In northeast B.C., boreal caribou are in dire straits. These animals try to survive in a forest heavily fragmented by gas wells, logging, hydro operations and countless roads. So how do you save B.C.’s most endangered caribou?
In British Columbia, boreal caribou live in the far northeast corner of the province. This rugged area consists of old-growth forest rich in lichens, which the caribou feed on in the winter, and is speckled with lakes, rivers and marshes. However, this seemingly pristine habitat is over-run by industrial development including forestry, mining and oil and gas. According to a federal document, five of the six boreal caribou herds in B.C. are not “self-sustaining”.
In June 2010, the BC government set aside Resource Review Areas (RRAs) on over 500,000 hectares of Boreal Caribou range. In these RRAs, no new gas tenures will be sold for a 5-year review period. In addition, the BC government has created a plan to set aside 3.5 million hectares of land as “protected” habitat that also allows industries to operate under certain guidelines. This plan is currently being considered by the environmental community and First Nations.
CPAWS recognizes that the new provincial recovery plan is a decent start to healing caribou habitat. But more needs to be done to protect the actual areas vital to the caribou. Boreal caribou are listed as threatened under the federal Species at Risk Act (SARA). A legally-binding recovery strategy will soon make it illegal to destroy their critical habitat.
Oil and gas is well established in northeast British Columbia. Reclaiming lost habitat is a limited option at best. British Columbia doesn't have endangered species laws. However, the province has drafted a recovery strategy for the Boreal Woodland caribou. They now need to put it into action.
CPAWS supports the West Moberly First Nation and their winning lawsuit for caribou habitat – this recent legal action centred around the Burnt Pine Southern Mountain caribou herd with just 11 adults left. The West Moberly argued they weren’t properly consulted over a proposed mine.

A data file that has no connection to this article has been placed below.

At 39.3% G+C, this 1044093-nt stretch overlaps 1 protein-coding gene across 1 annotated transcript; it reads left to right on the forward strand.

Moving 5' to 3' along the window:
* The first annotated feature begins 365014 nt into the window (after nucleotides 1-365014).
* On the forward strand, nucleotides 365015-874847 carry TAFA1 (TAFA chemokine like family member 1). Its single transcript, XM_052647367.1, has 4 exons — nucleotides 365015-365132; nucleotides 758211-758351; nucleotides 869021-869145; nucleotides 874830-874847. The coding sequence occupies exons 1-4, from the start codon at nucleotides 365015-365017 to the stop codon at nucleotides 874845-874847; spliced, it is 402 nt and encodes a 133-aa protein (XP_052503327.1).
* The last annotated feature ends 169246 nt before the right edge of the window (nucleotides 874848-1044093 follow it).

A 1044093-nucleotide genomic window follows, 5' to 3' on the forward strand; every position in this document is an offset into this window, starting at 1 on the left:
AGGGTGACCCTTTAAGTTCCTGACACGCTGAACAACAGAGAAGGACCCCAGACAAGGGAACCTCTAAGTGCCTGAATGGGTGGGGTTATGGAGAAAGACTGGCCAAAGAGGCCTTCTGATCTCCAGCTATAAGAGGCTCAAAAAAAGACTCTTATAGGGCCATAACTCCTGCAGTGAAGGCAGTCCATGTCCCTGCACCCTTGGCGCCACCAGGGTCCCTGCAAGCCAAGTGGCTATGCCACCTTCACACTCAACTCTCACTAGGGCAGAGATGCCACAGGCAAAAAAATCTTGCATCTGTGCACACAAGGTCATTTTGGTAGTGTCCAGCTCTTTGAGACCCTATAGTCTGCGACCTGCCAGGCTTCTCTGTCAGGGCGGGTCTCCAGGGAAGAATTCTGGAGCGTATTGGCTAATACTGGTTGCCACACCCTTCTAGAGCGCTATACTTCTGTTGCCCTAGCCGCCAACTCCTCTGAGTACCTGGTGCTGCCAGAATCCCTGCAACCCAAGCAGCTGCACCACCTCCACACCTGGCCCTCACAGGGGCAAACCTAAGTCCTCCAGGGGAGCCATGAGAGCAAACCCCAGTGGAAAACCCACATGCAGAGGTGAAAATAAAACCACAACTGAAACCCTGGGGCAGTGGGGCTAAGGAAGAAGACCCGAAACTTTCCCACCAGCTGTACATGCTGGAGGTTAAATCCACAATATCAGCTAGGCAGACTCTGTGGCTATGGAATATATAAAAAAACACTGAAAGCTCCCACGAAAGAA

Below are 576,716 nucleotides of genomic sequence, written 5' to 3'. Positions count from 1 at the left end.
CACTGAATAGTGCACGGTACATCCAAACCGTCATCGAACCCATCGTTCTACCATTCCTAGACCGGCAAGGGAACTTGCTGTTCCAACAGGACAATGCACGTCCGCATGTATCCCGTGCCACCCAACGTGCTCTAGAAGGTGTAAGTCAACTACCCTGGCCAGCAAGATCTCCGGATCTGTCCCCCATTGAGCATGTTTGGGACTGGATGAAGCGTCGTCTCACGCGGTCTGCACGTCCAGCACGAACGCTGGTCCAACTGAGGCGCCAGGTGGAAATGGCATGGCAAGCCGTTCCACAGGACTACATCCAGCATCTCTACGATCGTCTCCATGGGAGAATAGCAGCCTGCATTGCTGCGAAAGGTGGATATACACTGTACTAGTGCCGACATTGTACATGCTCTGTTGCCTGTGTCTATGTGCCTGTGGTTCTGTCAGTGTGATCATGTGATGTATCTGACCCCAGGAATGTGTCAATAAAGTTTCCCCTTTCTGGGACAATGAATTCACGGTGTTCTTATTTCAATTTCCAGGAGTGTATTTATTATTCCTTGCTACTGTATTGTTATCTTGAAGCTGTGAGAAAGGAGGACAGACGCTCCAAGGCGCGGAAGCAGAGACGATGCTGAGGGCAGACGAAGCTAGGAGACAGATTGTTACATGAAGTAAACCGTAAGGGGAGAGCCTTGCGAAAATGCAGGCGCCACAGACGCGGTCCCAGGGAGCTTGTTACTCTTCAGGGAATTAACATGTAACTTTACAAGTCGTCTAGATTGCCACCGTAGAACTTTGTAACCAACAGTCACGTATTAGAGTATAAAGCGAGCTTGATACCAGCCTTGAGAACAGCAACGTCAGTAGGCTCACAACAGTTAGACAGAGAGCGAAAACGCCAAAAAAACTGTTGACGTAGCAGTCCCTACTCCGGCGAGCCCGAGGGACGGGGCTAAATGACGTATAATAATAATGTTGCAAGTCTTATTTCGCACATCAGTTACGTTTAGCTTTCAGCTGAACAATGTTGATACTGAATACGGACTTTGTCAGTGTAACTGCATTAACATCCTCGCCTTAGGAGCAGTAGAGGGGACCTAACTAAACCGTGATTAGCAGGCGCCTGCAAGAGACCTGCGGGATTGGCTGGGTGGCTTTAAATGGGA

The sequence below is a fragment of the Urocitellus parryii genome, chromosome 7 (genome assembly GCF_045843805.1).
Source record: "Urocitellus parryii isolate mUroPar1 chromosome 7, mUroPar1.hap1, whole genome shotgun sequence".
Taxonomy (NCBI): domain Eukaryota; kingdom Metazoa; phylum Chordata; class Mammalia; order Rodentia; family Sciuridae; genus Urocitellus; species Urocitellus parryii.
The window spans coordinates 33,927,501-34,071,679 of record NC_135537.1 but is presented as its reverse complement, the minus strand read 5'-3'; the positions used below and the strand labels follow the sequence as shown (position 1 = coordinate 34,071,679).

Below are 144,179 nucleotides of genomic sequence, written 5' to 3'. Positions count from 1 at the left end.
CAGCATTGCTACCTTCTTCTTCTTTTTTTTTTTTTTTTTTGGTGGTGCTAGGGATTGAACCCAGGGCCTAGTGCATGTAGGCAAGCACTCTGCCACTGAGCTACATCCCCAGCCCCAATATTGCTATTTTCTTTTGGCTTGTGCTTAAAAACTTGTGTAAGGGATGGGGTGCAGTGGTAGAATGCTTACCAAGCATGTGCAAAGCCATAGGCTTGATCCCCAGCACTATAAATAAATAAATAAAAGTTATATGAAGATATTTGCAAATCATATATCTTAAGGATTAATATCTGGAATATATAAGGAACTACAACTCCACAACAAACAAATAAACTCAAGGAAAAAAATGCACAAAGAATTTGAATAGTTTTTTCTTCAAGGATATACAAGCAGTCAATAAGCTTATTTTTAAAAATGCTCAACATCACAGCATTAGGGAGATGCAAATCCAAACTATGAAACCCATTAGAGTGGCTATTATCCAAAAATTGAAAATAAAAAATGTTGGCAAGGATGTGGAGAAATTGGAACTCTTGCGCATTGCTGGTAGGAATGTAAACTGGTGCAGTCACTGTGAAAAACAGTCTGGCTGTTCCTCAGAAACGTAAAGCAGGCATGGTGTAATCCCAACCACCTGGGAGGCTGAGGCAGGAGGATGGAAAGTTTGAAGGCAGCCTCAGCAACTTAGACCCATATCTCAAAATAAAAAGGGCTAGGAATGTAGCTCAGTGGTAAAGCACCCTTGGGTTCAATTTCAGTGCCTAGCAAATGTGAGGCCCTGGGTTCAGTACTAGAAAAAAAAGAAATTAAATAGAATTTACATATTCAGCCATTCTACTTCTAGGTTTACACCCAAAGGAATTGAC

The West Moberly lawsuit was pivotal in endangered species protection. Their legal victory in March 2010, upheld in May 2011 on appeal, set a compelling precedent for other First Nations to sue over the protection of a species. When animals and landscapes are compromised, generations of First Nations and local residents feel the loss.
CPAWS works with First Nations and B.C. governments, as well as industry, to fine-tune a new plan for the boreal caribou.
We actively work to increase public support for caribou protection in B.C. and across Canada through the Caribou and You campaign, gathering over 2000 signatures each winter for the past three years. We attend community festivals and fairs to engage with the public on caribou protection face-to-face, where we find the greatest caribou fans in younger generations.
CPAWS is also working to...
CPAWS BC was instrumental in protecting the 6.4 million hectare Muskwa-Kechika Management Area, which includes a series of large protected areas for species like the Woodland Caribou.
We provided information to the Taku River Tlingit on how to do land use planning in an era of climate change – to make sure that caribou habitat will be protected even as our climate changes significantly over the next 100 years. The land use is complete and 13 new parks have been established. The Kawdy herd of caribou now has permanently protected habitat.
CPAWS BC and other environmental groups played an important role in protecting over 2.2 million hectares of mountain caribou habitat in the globally unique Inland Temperate Rainforest. The plan also commits the BC government to developing more sustainable forestry practices in the surrounding forest habitat.
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